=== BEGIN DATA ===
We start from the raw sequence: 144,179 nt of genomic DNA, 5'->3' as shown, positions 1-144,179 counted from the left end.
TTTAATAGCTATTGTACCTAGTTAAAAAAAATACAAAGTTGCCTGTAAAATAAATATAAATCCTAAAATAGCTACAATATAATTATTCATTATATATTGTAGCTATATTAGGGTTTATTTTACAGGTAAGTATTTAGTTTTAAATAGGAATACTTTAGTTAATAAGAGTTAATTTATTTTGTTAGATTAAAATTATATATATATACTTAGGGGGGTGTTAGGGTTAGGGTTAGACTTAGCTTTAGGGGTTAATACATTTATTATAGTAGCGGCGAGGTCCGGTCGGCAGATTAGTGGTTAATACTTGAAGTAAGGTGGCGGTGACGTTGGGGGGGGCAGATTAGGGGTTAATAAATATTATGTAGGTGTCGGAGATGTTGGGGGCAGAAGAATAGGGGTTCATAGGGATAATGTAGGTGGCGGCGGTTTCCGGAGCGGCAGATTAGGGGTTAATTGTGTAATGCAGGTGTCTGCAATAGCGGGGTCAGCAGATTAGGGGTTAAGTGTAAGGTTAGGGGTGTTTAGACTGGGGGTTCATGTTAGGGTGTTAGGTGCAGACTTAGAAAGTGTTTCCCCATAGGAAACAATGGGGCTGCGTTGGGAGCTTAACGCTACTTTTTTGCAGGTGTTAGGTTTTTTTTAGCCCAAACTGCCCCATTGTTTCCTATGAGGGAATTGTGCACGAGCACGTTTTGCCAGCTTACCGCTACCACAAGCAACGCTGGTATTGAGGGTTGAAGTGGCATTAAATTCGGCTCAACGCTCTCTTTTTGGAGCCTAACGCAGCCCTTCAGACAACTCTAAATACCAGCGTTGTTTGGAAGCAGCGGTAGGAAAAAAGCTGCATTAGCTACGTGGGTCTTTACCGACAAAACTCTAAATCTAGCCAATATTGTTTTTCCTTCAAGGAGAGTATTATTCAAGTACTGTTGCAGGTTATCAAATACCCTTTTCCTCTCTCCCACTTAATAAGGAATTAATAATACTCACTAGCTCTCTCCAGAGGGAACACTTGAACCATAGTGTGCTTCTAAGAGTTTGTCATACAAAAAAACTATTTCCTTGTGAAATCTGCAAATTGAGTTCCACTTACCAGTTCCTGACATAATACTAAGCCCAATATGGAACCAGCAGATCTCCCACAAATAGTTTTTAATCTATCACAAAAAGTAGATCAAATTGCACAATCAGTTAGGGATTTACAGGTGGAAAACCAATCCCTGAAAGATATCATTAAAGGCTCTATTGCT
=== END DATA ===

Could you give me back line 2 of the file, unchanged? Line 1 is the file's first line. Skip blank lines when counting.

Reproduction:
TTTAATAGCTATTGTACCTAGTTAAAAAAAATACAAAGTTGCCTGTAAAATAAATATAAATCCTAAAATAGCTACAATATAATTATTCATTATATATTGTAGCTATATTAGGGTTTATTTTACAGGTAAGTATTTAGTTTTAAATAGGAATACTTTAGTTAATAAGAGTTAATTTATTTTGTTAGATTAAAATTATATATATATACTTAGGGGGGTGTTAGGGTTAGGGTTAGACTTAGCTTTAGGGGTTAATACATTTATTATAGTAGCGGCGAGGTCCGGTCGGCAGATTAGTGGTTAATACTTGAAGTAAGGTGGCGGTGACGTTGGGGGGGGCAGATTAGGGGTTAATAAATATTATGTAGGTGTCGGAGATGTTGGGGGCAGAAGAATAGGGGTTCATAGGGATAATGTAGGTGGCGGCGGTTTCCGGAGCGGCAGATTAGGGGTTAATTGTGTAATGCAGGTGTCTGCAATAGCGGGGTCAGCAGATTAGGGGTTAAGTGTAAGGTTAGGGGTGTTTAGACTGGGGGTTCATGTTAGGGTGTTAGGTGCAGACTTAGAAAGTGTTTCCCCATAGGAAACAATGGGGCTGCGTTGGGAGCTTAACGCTACTTTTTTGCAGGTGTTAGGTTTTTTTTAGCCCAAACTGCCCCATTGTTTCCTATGAGGGAATTGTGCACGAGCACGTTTTGCCAGCTTACCGCTACCACAAGCAACGCTGGTATTGAGGGTTGAAGTGGCATTAAATTCGGCTCAACGCTCTCTTTTTGGAGCCTAACGCAGCCCTTCAGACAACTCTAAATACCAGCGTTGTTTGGAAGCAGCGGTAGGAAAAAAGCTGCATTAGCTACGTGGGTCTTTACCGACAAAACTCTAAATCTAGCCAATATTGTTTTTCCTTCAAGGAGAGTATTATTCAAGTACTGTTGCAGGTTATCAAATACCCTTTTCCTCTCTCCCACTTAATAAGGAATTAATAATACTCACTAGCTCTCTCCAGAGGGAACACTTGAACCATAGTGTGCTTCTAAGAGTTTGTCATACAAAAAAACTATTTCCTTGTGAAATCTGCAAATTGAGTTCCACTTACCAGTTCCTGACATAATACTAAGCCCAATATGGAACCAGCAGATCTCCCACAAATAGTTTTTAATCTATCACAAAAAGTAGATCAAATTGCACAATCAGTTAGGGATTTACAGGTGGAAAACCAATCCCTGAAAGATATCATTAAAGGCTCTATTGCT